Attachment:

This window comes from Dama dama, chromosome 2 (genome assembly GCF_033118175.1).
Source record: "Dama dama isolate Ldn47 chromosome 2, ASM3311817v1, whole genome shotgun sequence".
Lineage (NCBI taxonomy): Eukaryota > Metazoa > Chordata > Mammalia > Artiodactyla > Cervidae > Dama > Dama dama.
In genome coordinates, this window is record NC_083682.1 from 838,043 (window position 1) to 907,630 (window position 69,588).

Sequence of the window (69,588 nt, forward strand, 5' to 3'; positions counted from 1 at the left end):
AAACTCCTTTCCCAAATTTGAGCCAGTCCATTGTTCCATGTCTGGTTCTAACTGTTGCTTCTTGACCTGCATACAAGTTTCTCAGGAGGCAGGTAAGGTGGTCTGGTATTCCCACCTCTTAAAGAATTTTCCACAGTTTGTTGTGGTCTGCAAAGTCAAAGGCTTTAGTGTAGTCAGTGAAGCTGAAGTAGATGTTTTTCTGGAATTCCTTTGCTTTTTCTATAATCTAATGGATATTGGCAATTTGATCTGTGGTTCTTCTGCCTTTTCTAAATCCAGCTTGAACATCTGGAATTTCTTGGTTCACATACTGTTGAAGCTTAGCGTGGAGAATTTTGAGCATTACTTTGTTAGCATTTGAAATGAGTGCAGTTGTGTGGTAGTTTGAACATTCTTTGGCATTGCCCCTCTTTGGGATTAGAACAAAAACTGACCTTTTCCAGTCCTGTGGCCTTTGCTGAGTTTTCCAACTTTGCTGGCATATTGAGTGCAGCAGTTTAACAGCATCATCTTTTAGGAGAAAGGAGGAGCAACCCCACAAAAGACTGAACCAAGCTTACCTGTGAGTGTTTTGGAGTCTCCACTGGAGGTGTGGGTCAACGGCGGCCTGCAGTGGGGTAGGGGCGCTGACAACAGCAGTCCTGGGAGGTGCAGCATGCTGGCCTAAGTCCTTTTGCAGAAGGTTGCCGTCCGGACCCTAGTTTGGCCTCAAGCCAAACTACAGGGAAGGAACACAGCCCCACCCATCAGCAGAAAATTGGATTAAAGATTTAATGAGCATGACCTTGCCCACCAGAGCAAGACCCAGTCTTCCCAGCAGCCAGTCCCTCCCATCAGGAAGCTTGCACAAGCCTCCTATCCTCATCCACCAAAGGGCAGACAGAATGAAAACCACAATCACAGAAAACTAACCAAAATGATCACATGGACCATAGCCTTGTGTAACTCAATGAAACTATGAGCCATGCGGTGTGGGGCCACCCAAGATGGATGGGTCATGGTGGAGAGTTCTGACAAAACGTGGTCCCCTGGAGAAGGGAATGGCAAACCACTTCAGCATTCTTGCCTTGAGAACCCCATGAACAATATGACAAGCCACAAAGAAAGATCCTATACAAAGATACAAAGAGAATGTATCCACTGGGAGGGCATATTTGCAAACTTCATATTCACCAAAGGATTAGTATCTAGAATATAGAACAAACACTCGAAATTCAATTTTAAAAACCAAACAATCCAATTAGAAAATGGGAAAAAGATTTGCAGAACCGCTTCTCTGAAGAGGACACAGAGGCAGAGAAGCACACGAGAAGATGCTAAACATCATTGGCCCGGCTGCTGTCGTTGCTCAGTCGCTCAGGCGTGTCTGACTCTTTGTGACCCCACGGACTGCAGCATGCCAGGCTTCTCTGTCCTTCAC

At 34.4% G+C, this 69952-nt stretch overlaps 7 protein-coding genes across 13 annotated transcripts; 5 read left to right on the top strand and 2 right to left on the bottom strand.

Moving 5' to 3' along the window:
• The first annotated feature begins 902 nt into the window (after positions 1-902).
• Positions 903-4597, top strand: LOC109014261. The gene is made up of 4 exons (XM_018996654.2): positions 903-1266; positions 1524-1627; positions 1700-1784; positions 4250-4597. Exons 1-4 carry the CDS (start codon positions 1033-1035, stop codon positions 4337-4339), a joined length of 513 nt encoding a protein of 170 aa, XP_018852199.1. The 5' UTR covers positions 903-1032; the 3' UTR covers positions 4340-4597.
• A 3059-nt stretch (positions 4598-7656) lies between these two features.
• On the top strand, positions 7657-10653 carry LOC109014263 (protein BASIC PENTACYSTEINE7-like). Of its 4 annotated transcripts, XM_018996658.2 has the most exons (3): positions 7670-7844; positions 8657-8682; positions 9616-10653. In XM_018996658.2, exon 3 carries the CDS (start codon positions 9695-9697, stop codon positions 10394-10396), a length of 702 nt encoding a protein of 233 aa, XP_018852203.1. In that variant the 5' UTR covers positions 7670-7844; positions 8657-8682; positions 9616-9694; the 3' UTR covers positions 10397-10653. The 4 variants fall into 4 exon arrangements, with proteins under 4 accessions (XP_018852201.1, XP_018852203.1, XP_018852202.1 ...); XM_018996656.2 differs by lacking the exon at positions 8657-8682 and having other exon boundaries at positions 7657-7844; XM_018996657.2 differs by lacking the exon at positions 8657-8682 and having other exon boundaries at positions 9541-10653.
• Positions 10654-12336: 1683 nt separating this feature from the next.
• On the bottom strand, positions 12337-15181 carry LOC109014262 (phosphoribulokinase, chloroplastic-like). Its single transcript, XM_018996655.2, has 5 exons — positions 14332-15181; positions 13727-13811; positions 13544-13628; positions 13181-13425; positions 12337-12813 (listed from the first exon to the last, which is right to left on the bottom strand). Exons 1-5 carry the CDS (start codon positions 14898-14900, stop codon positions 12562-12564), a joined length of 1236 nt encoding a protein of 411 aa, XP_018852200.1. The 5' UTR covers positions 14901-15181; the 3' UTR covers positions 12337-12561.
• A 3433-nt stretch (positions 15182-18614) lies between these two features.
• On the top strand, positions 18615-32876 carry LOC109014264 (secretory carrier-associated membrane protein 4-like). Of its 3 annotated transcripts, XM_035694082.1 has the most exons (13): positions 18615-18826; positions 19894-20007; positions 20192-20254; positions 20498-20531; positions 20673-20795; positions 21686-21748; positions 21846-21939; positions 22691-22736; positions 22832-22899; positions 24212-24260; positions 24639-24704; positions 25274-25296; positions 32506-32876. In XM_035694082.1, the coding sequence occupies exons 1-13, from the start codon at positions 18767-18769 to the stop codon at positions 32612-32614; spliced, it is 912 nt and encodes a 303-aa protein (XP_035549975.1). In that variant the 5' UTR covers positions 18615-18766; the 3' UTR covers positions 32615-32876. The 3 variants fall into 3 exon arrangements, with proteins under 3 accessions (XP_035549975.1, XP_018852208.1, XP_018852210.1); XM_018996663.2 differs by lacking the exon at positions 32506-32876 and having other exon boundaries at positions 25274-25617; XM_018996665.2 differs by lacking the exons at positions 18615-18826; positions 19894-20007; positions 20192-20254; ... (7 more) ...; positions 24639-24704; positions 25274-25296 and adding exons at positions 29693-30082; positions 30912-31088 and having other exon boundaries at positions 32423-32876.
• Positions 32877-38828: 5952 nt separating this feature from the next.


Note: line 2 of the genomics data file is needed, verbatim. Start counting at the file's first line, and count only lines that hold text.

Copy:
Source record: "Dama dama isolate Ldn47 chromosome 2, ASM3311817v1, whole genome shotgun sequence".